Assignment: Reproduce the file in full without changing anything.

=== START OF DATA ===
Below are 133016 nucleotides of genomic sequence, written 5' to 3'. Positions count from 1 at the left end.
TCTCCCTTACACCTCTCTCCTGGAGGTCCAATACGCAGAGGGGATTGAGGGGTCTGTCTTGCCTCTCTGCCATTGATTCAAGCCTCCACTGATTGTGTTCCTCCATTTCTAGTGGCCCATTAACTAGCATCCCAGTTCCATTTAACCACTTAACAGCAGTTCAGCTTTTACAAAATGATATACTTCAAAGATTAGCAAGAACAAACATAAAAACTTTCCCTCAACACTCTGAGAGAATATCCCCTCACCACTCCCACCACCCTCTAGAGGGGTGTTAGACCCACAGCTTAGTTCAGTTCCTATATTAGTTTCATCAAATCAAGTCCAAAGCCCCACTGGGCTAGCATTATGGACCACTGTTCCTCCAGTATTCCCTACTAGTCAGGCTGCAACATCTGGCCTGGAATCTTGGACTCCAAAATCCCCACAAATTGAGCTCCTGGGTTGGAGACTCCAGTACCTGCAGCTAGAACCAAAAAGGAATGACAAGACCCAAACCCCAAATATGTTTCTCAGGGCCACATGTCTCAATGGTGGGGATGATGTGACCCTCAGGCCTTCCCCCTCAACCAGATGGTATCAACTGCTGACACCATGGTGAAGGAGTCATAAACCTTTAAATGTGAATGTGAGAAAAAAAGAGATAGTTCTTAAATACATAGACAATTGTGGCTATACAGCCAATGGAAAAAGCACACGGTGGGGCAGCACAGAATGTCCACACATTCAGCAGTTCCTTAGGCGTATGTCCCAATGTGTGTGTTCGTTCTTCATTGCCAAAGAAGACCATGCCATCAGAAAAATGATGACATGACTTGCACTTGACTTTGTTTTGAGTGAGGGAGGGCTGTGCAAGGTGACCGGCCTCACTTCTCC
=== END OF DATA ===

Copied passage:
Below are 133016 nucleotides of genomic sequence, written 5' to 3'. Positions count from 1 at the left end.
TCTCCCTTACACCTCTCTCCTGGAGGTCCAATACGCAGAGGGGATTGAGGGGTCTGTCTTGCCTCTCTGCCATTGATTCAAGCCTCCACTGATTGTGTTCCTCCATTTCTAGTGGCCCATTAACTAGCATCCCAGTTCCATTTAACCACTTAACAGCAGTTCAGCTTTTACAAAATGATATACTTCAAAGATTAGCAAGAACAAACATAAAAACTTTCCCTCAACACTCTGAGAGAATATCCCCTCACCACTCCCACCACCCTCTAGAGGGGTGTTAGACCCACAGCTTAGTTCAGTTCCTATATTAGTTTCATCAAATCAAGTCCAAAGCCCCACTGGGCTAGCATTATGGACCACTGTTCCTCCAGTATTCCCTACTAGTCAGGCTGCAACATCTGGCCTGGAATCTTGGACTCCAAAATCCCCACAAATTGAGCTCCTGGGTTGGAGACTCCAGTACCTGCAGCTAGAACCAAAAAGGAATGACAAGACCCAAACCCCAAATATGTTTCTCAGGGCCACATGTCTCAATGGTGGGGATGATGTGACCCTCAGGCCTTCCCCCTCAACCAGATGGTATCAACTGCTGACACCATGGTGAAGGAGTCATAAACCTTTAAATGTGAATGTGAGAAAAAAAGAGATAGTTCTTAAATACATAGACAATTGTGGCTATACAGCCAATGGAAAAAGCACACGGTGGGGCAGCACAGAATGTCCACACATTCAGCAGTTCCTTAGGCGTATGTCCCAATGTGTGTGTTCGTTCTTCATTGCCAAAGAAGACCATGCCATCAGAAAAATGATGACATGACTTGCACTTGACTTTGTTTTGAGTGAGGGAGGGCTGTGCAAGGTGACCGGCCTCACTTCTCC